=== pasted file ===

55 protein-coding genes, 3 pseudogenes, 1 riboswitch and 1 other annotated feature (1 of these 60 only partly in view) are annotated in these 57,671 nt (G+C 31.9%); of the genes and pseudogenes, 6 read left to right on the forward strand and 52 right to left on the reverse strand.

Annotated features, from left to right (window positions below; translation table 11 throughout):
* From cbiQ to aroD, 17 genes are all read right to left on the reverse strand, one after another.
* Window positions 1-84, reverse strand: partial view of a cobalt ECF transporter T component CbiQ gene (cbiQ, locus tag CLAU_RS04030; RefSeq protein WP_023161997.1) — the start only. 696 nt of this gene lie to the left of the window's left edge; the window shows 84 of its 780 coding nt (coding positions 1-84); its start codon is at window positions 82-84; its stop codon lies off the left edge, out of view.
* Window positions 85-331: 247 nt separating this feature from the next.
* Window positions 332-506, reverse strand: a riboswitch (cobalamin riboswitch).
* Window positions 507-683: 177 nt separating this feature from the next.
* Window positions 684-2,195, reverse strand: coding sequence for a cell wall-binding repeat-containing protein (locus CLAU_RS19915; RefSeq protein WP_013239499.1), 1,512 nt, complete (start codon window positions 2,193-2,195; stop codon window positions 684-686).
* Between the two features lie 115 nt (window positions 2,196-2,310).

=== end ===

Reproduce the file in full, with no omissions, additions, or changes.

55 protein-coding genes, 3 pseudogenes, 1 riboswitch and 1 other annotated feature (1 of these 60 only partly in view) are annotated in these 57,671 nt (G+C 31.9%); of the genes and pseudogenes, 6 read left to right on the forward strand and 52 right to left on the reverse strand.

Annotated features, from left to right (window positions below; translation table 11 throughout):
* From cbiQ to aroD, 17 genes are all read right to left on the reverse strand, one after another.
* Window positions 1-84, reverse strand: partial view of a cobalt ECF transporter T component CbiQ gene (cbiQ, locus tag CLAU_RS04030; RefSeq protein WP_023161997.1) — the start only. 696 nt of this gene lie to the left of the window's left edge; the window shows 84 of its 780 coding nt (coding positions 1-84); its start codon is at window positions 82-84; its stop codon lies off the left edge, out of view.
* Window positions 85-331: 247 nt separating this feature from the next.
* Window positions 332-506, reverse strand: a riboswitch (cobalamin riboswitch).
* Window positions 507-683: 177 nt separating this feature from the next.
* Window positions 684-2,195, reverse strand: coding sequence for a cell wall-binding repeat-containing protein (locus CLAU_RS19915; RefSeq protein WP_013239499.1), 1,512 nt, complete (start codon window positions 2,193-2,195; stop codon window positions 684-686).
* Between the two features lie 115 nt (window positions 2,196-2,310).